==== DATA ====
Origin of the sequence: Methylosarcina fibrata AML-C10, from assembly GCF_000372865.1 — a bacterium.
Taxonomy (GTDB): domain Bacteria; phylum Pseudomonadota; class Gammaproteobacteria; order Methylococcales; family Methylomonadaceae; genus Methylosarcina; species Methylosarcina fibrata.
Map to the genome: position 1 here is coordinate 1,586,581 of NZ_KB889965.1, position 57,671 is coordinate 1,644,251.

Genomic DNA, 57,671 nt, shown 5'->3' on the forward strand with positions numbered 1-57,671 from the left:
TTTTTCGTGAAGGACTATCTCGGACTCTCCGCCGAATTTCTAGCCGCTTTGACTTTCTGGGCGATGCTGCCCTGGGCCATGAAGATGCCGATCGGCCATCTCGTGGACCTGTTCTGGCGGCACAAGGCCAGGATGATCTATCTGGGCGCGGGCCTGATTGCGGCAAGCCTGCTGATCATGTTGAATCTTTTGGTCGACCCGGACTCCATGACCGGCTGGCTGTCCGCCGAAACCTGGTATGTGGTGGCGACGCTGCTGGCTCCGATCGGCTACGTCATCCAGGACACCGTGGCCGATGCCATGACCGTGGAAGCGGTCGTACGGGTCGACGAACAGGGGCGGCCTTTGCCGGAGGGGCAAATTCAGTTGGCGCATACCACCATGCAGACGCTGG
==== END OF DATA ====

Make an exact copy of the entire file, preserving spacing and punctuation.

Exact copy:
Origin of the sequence: Methylosarcina fibrata AML-C10, from assembly GCF_000372865.1 — a bacterium.
Taxonomy (GTDB): domain Bacteria; phylum Pseudomonadota; class Gammaproteobacteria; order Methylococcales; family Methylomonadaceae; genus Methylosarcina; species Methylosarcina fibrata.
Map to the genome: position 1 here is coordinate 1,586,581 of NZ_KB889965.1, position 57,671 is coordinate 1,644,251.

Genomic DNA, 57,671 nt, shown 5'->3' on the forward strand with positions numbered 1-57,671 from the left:
TTTTTCGTGAAGGACTATCTCGGACTCTCCGCCGAATTTCTAGCCGCTTTGACTTTCTGGGCGATGCTGCCCTGGGCCATGAAGATGCCGATCGGCCATCTCGTGGACCTGTTCTGGCGGCACAAGGCCAGGATGATCTATCTGGGCGCGGGCCTGATTGCGGCAAGCCTGCTGATCATGTTGAATCTTTTGGTCGACCCGGACTCCATGACCGGCTGGCTGTCCGCCGAAACCTGGTATGTGGTGGCGACGCTGCTGGCTCCGATCGGCTACGTCATCCAGGACACCGTGGCCGATGCCATGACCGTGGAAGCGGTCGTACGGGTCGACGAACAGGGGCGGCCTTTGCCGGAGGGGCAAATTCAGTTGGCGCATACCACCATGCAGACGCTGG